This might look like a humiliating act of gotcha journalism by the San Jose Mercury, but if anything the reporter taking this video was merciful. There were many, many whiffs just like this one, alongside drives that went straight into ponds, a slice that almost killed a nearby wild turkey, and a series of other golfing faux pas that were humanely spared the YouTube treatment. After six holes my weed-induced anxiety was almost debilitating, as each subsequent stroke that failed to even connect with the ball reminded me not just of how idiotic I looked, but that I was wholly responsible for this brutal ego check. The whole thing seemed to be devolving into a nightmarish hallucination complete with a slew of foxes that showed up to witness the disaster.
After 9 holes, and despite protestations from my foursome to keep playing (if just for the practice), I gave up and observed my teammates play the game they loved. All three were local teachers, which explained their zen-like tolerance in hand holding and teaching a juvenile idiot who took too much drugs and didn’t do his homework. I felt selfish for ruining their chances at wining this tournament, especially as one teammate (who had only been playing for a year) hit his first hole under par.
By the time I returned to the clubhouse I was immediately recognized that I was the only person who “had a bad day”, something I assumed would be a more universal experience given the acknowledged randomness of the game. However in surveying the crowd it became obvious that even those people whose scorecards were only slightly better than mine had had a great time, mainly because they approached the experience with the level of care and responsibility adults are expected to bring to any low-stakes competition like this.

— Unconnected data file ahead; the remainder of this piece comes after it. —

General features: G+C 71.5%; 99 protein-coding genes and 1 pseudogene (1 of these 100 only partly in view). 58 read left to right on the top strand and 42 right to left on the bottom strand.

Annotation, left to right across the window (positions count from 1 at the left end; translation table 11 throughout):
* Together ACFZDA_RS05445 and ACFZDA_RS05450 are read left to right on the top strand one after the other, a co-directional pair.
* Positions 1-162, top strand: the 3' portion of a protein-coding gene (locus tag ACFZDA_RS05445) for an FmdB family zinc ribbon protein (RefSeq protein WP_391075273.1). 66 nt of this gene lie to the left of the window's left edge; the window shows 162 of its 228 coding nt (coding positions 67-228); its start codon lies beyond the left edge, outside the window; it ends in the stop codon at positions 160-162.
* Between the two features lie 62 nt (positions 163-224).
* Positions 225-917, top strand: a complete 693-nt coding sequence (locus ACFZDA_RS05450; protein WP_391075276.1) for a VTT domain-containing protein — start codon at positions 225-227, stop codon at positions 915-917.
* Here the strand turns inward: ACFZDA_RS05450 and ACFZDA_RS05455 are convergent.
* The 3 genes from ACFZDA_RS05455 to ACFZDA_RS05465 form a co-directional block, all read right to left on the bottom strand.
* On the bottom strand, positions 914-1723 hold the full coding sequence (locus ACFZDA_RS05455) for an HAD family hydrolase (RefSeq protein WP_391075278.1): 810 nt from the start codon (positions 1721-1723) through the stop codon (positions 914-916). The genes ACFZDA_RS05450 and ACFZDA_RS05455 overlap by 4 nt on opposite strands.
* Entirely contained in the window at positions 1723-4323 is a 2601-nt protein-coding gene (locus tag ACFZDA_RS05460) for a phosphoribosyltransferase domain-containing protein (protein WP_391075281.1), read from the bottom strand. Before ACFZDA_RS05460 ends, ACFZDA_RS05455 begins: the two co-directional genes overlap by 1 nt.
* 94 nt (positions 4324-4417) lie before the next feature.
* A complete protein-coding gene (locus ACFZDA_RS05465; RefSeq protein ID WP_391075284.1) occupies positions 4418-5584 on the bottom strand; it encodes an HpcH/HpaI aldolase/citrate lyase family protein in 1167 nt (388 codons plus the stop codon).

This learning experience of golfing was definitely necessary and inevitable given my choice of pursuing a career as a lawyer/lobbyist. And despite the multitude of warnings that I received from a plethora of people that I was not entering this endeavor with anything resembling the level of reverence required for the game, I bumbled in and made a fool of myself. Fortunately stoners are by and large a forgiving and empathetic group, so I’m confident that this experience will serve as a “teachable moment” akin to being chewed out by a judge or screwing up a filing for a case. And as I proceed closer to the one-year anniversary of opening my firm, as well as the critical year of 2016 when the issue I’ve staked my entire professional career is on the statewide ballot, being reminded about the importance of exhibiting focus, practicing/perfecting my technique, and remaining calm in the face of problems are all great lessons to have gleaned from this experience bogey-ing all over the back nine.
That said I’m sticking to running and will offer to caddy the next golf I’m invited to golf.